Self harm is a serious mental health issue. People who suffer from mental health issues sometimes use various forms of self-harm to deal with difficult emotions. I have bipolar disorder and borderline personality disorder, and I have engaged in various forms of self harm. Back in 1998, when I was hospitalized for bipolar depression, I used a plastic fork to cut my arm. In 2011, I cut my arm again and made a sore on my bicep. I kept picking at the sore so it wouldn’t heal, and after it scabbed over, I would rip the scab off. After the tremendous pain passed, there was an endorphin release that made me feel really good. Pulling that scab off provided an emotional release.
I have also engaged in other forms of self harm. I have a habit of bending my fingers back to stretch the skin on my palms. You can see how callused that skin is. When I pull my fingers back and then let go, it hurts really bad. But after that pain comes the endorphin release, which feels really good. I’ve been doing this for years, but it just occurred to me recently that it is a form of self harm. I have tried to give up doing this to my hand, but when I don’t do it, I miss the pain as well as the endorphin release.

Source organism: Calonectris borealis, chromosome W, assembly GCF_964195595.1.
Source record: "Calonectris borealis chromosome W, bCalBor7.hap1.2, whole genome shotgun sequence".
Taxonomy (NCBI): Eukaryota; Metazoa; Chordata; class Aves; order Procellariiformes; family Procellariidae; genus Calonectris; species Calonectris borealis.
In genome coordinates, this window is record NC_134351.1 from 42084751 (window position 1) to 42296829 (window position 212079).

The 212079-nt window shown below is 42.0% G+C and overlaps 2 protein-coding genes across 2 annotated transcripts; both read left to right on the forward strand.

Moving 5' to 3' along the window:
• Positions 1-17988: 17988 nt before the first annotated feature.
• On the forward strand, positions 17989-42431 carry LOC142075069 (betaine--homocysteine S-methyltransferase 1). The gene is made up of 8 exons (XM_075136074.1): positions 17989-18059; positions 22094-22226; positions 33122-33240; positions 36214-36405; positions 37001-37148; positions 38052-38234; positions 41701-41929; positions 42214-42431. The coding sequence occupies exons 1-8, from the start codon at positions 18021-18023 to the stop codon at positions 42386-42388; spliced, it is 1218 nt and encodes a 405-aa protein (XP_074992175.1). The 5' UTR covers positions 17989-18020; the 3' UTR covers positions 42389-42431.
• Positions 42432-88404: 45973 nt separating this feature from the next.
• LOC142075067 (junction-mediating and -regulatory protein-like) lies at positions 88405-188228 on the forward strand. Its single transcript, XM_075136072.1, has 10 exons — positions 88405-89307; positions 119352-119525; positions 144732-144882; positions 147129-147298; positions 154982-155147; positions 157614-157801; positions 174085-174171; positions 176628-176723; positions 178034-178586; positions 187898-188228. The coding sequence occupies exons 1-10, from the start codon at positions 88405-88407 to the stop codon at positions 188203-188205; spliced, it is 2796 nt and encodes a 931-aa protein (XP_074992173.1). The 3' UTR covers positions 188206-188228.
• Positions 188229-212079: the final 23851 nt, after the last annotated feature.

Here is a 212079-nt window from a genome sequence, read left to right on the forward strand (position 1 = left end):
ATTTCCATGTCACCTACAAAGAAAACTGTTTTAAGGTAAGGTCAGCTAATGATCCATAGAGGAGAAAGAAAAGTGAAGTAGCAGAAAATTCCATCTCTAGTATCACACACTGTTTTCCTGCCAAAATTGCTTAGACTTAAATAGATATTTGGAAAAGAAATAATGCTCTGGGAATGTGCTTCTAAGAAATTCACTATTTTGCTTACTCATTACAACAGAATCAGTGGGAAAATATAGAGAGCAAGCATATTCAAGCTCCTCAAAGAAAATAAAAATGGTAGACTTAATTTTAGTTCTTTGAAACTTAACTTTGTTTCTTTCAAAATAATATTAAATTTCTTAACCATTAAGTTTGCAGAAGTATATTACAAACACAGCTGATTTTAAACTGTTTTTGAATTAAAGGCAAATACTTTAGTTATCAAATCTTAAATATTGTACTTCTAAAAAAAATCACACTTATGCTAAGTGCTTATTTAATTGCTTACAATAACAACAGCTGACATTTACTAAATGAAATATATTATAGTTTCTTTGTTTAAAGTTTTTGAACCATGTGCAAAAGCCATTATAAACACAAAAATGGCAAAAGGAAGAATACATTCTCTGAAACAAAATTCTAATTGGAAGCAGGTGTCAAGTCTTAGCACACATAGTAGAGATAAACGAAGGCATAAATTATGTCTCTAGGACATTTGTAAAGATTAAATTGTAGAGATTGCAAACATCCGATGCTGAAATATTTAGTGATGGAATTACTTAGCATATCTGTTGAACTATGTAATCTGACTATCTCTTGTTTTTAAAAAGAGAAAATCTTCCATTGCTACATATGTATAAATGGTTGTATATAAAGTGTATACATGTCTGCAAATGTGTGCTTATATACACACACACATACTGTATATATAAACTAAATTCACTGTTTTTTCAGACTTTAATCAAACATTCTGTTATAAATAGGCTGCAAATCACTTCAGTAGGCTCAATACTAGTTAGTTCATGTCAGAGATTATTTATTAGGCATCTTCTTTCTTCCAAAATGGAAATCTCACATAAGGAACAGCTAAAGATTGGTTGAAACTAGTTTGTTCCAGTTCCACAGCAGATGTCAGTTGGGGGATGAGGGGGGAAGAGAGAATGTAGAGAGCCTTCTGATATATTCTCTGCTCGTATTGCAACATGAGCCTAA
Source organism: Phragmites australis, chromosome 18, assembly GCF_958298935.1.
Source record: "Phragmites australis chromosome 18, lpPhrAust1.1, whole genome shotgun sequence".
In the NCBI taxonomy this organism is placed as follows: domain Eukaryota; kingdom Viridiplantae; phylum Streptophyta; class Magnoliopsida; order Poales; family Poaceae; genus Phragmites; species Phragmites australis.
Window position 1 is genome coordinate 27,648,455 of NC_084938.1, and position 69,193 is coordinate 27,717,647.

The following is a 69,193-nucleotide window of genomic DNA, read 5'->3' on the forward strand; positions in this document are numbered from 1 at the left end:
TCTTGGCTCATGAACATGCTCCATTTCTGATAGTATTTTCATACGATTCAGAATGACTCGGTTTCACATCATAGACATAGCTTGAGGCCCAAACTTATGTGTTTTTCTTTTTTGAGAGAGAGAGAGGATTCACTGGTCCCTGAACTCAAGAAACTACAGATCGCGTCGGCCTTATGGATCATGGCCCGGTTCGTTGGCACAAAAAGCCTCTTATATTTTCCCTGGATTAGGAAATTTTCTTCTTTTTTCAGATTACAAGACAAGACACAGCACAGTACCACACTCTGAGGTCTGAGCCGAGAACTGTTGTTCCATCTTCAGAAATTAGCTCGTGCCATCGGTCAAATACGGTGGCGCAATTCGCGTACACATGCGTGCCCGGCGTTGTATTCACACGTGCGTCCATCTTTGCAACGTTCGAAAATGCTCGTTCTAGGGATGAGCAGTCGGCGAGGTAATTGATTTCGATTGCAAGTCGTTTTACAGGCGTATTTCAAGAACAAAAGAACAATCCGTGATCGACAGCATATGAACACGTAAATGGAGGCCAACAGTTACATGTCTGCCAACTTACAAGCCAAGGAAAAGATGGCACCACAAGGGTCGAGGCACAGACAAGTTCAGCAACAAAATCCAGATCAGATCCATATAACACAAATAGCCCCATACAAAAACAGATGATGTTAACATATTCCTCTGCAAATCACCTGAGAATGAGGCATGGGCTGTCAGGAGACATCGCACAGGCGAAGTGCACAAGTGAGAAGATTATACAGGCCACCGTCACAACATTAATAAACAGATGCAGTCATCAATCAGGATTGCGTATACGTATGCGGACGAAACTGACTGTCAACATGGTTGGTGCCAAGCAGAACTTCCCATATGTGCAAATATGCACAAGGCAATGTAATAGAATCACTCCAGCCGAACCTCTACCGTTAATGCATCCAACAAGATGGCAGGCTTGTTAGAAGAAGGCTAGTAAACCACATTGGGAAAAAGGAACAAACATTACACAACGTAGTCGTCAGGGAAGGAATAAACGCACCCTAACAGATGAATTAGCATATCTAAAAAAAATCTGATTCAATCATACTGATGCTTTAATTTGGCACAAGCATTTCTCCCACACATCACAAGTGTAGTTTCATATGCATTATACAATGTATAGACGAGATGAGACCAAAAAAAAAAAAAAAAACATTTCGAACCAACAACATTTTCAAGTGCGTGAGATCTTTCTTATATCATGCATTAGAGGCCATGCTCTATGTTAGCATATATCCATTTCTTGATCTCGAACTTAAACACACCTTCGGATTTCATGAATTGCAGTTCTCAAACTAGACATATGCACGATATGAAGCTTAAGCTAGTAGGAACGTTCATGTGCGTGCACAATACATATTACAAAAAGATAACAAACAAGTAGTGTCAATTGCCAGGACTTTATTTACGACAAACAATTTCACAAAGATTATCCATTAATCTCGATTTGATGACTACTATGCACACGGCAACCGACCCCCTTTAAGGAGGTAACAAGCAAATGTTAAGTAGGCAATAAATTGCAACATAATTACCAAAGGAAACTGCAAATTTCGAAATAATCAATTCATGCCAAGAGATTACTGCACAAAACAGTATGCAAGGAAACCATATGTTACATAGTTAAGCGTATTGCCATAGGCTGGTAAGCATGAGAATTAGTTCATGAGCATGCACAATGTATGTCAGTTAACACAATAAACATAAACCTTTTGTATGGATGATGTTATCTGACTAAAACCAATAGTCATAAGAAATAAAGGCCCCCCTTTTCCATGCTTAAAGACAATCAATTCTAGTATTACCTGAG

I have also engaged in other forms of self harm. I have a long-standing sugar addiction, and when I’m not doing well, I will sometimes binge on sugary crap. The sugar tastes good, and at least temporarily, it boosts my mood and helps me feel better for a while. Of course, excess sugar consumption has some serious downsides, and everyone knows that consuming too much sugar is not a healthy thing to do.
I live in Anchorage, Alaska, and I made a video on the issue of self harm while walking the Campbell Creek Trail near Taku Lake, and I hope that sharing my experiences with it will help you and those you love understand this behavior and find healthier ways to deal with difficult emotions. I do have one suggestion, and that is Dialectical Behavioral Therapy, or DBT. It is the treatment of choice for borderline personality disorder, and mindfulness helps as well. If you can mentally step back from the emotions and look at things more objectively, then you might be able to use that mental space you have created to find a better, healthier way to deal with the emotions.